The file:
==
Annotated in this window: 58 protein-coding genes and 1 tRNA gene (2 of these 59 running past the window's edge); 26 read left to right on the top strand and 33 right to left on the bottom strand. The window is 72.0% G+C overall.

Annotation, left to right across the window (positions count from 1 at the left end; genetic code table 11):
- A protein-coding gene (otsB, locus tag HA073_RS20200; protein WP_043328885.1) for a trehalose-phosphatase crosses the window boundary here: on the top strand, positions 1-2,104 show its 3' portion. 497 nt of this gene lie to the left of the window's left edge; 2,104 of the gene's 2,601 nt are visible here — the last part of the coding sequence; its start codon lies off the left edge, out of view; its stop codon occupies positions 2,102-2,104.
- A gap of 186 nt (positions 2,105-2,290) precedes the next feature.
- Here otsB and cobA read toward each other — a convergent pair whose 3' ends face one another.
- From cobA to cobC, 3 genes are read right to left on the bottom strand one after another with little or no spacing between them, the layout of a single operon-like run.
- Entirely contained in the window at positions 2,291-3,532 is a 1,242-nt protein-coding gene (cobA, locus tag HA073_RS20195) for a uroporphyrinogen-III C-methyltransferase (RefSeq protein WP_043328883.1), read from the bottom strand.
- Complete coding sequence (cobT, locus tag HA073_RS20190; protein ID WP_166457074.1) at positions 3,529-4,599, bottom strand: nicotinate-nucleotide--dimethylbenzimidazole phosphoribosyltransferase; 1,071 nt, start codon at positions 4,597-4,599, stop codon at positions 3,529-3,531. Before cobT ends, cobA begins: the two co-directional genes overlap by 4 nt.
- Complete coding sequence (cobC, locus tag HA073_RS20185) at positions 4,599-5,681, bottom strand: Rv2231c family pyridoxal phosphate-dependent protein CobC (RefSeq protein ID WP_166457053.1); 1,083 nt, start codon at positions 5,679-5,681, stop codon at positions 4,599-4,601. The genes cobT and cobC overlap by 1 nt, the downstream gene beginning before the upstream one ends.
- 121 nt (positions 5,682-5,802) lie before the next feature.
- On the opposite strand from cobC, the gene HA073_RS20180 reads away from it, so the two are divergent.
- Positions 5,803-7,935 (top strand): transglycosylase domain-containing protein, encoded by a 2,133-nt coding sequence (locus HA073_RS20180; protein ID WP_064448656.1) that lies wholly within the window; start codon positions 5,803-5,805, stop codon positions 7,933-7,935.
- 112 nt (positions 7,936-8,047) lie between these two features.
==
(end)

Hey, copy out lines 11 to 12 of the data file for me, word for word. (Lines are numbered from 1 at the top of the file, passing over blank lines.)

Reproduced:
- On the opposite strand from cobC, the gene HA073_RS20180 reads away from it, so the two are divergent.
- Positions 5,803-7,935 (top strand): transglycosylase domain-containing protein, encoded by a 2,133-nt coding sequence (locus HA073_RS20180; protein ID WP_064448656.1) that lies wholly within the window; start codon positions 5,803-5,805, stop codon positions 7,933-7,935.